Ah, imagine if we all had a DeLorean time machine and Dr Emmett Brown as a mate. The things we could go back and change; the future we could explore ahead of time.

As a YouTuber, I often wonder what I’d do with that vehicle and its flux capacitor. After all, hindsight is a wonderful thing, and life is littered with examples of where we should have done things better, or said something different.

Despite this, I’m a firm believer that making mistakes is the best way to improve your craft and become more successful. It also enables you to impart your mistake-fuelled knowledge to help raise the game of those who follow in your footsteps.

So, if you’re where I was nearly two years ago, this is what I’d tell you.

1. You’ll need to find more time

If there’s one thing every YouTuber would buy more of, it’s time. That’s right – not fancy cameras, lenses, mics, backdrops, or editing assistance – just good, old-fashioned time.

Alas, you can’t; there is a finite amount of the stuff available to all of us.

This is a problem, because very few YouTube channels are started from the ground-up as businesses without any other distractions. Most people will already have jobs (well paid or otherwise), families, and a myriad of other priorities that take up their time. That makes YouTube firmly a side gig for most people.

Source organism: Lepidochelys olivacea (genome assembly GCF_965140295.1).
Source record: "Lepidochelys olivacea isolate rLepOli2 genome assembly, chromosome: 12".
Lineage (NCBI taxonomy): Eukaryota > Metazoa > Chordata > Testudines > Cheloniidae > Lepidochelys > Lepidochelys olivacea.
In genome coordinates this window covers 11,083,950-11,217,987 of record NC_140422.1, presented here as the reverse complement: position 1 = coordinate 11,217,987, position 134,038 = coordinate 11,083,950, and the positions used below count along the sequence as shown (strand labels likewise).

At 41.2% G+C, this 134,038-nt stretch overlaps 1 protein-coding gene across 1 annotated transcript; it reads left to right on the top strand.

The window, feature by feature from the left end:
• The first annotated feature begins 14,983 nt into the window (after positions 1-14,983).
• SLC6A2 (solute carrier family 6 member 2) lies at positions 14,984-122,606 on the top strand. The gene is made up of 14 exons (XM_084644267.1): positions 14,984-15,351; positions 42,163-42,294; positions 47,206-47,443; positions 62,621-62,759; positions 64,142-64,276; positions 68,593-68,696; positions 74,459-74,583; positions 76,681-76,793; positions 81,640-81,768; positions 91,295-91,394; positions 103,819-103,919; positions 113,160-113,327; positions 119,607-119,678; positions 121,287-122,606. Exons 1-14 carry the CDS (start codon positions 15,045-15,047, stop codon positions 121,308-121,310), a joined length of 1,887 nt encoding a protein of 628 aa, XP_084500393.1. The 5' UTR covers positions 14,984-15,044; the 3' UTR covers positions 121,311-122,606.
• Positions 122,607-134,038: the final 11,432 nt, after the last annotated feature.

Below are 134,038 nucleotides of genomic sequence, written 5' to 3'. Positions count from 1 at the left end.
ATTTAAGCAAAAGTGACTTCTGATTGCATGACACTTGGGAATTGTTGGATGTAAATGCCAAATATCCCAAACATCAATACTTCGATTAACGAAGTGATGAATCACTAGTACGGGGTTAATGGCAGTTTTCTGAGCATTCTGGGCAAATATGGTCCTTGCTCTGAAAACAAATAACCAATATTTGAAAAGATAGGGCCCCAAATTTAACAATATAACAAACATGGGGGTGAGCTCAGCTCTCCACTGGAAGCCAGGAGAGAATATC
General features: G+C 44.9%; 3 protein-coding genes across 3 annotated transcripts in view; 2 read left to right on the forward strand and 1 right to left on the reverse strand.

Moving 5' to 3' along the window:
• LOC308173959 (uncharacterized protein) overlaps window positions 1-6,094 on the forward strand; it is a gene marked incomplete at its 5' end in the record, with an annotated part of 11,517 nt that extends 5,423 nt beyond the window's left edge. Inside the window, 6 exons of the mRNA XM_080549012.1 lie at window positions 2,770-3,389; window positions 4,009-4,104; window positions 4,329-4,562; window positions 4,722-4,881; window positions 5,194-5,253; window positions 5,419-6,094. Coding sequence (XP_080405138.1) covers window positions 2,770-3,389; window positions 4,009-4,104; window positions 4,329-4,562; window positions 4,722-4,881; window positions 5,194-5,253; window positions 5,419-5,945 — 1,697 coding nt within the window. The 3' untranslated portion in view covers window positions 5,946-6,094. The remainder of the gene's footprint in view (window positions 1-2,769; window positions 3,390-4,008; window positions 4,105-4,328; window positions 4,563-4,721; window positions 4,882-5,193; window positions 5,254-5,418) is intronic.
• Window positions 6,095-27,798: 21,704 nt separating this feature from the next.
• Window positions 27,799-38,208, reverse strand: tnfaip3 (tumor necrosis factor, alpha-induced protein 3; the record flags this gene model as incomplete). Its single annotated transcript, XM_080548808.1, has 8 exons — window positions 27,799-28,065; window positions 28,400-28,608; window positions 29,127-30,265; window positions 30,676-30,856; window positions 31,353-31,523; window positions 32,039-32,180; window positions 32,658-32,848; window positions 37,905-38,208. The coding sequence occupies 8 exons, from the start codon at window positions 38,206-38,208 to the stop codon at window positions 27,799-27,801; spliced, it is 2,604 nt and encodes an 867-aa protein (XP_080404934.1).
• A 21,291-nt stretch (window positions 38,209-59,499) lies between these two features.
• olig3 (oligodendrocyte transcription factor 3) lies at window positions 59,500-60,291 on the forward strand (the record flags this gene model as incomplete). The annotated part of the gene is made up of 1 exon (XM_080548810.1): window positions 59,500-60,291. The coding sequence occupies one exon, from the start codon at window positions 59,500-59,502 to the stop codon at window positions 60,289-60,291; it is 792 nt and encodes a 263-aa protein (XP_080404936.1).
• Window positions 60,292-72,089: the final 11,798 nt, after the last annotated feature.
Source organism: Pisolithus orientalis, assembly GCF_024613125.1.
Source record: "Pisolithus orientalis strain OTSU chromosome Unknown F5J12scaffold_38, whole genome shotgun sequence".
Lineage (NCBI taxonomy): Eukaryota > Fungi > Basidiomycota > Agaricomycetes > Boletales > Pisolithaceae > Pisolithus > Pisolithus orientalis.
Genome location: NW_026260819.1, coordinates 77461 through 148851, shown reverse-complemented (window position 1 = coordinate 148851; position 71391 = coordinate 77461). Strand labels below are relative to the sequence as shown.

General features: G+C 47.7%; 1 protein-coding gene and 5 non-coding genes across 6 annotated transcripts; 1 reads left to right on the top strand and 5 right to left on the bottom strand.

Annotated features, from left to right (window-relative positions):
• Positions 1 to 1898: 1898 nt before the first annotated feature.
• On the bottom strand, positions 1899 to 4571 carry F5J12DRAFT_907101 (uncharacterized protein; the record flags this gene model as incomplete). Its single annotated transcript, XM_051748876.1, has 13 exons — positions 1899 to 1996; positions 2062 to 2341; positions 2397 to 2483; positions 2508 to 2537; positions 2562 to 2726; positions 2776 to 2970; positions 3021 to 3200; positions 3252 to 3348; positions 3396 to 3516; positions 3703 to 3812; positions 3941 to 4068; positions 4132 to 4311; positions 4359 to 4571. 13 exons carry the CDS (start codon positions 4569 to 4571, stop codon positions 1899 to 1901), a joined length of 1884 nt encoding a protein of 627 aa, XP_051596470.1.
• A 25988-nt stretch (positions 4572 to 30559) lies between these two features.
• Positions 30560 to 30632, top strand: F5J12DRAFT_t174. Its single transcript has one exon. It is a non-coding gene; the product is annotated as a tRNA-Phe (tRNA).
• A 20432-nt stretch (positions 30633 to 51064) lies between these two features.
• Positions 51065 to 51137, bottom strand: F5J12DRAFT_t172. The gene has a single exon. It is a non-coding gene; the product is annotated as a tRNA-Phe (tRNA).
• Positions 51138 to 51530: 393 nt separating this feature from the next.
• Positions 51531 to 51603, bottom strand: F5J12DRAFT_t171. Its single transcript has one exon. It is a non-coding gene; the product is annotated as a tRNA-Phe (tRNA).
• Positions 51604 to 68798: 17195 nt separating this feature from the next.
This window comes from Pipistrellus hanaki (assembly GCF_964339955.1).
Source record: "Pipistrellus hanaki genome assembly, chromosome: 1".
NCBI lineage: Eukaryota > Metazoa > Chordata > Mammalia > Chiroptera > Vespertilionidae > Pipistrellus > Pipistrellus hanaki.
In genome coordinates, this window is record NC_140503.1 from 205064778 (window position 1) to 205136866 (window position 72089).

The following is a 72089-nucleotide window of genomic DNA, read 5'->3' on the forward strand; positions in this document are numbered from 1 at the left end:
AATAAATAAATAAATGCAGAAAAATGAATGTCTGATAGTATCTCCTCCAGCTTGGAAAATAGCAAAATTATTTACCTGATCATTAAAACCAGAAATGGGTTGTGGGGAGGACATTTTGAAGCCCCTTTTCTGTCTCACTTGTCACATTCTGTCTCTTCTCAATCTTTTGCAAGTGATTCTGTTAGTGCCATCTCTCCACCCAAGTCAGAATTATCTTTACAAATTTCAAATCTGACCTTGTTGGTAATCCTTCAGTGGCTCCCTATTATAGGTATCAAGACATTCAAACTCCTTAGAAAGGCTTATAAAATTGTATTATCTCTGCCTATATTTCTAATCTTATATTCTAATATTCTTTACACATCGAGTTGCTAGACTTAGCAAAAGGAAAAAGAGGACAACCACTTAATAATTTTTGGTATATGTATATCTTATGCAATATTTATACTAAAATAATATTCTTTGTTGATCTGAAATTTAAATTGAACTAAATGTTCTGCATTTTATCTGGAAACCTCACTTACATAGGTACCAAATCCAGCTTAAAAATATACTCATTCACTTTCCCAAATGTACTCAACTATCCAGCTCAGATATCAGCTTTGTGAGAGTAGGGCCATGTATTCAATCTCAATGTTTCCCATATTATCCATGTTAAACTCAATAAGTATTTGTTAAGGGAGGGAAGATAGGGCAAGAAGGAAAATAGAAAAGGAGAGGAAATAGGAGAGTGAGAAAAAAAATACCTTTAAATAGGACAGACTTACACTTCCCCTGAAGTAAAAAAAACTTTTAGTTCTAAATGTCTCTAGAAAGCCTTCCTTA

This wouldn’t matter quite so much if running a YouTube channel was akin to knocking out a blog post or two each week. It’s not (trust me – I do both). Running a YouTube channel is a full-time job, no question. And you realise this quite early on.

There’s only one solution to this, which is to work your backside off for a period of time. Whether it’s editing late into the night or sitting, bleary-eyed, at your computer at 6am to write a script, it needs to be done. The pay-off is your ability to be consistent and increase your skillset with every video you publish.

So, grit your teeth, keep battling on, and, one day, your YouTube channel will consume enough time and generate enough income to warrant letting go of other forms of work.

2. Listen to yourself more than the critics

I have spent far too much time and energy responding to armchair critics. It’s hard not to when the bait is so irresistible. They point out how I should shoot my b-roll, why I need to stop experimenting with content, and exactly how long my videos should be.

There’s one instance of this which sticks in my mind. A seemingly lovely viewer of my YouTube content (and reader of my Medium articles) reached out via email for some help with his own channel. He was impressed with what I had achieved so early on and asked for a bit of guidance on his own efforts.

I duly gave my advice, and we enjoyed a rather nice email exchange. Then a few weeks later, that same person emailed to inform me that my content had turned into “garbage”. There was more to the message than that, but I’ll spare you the details.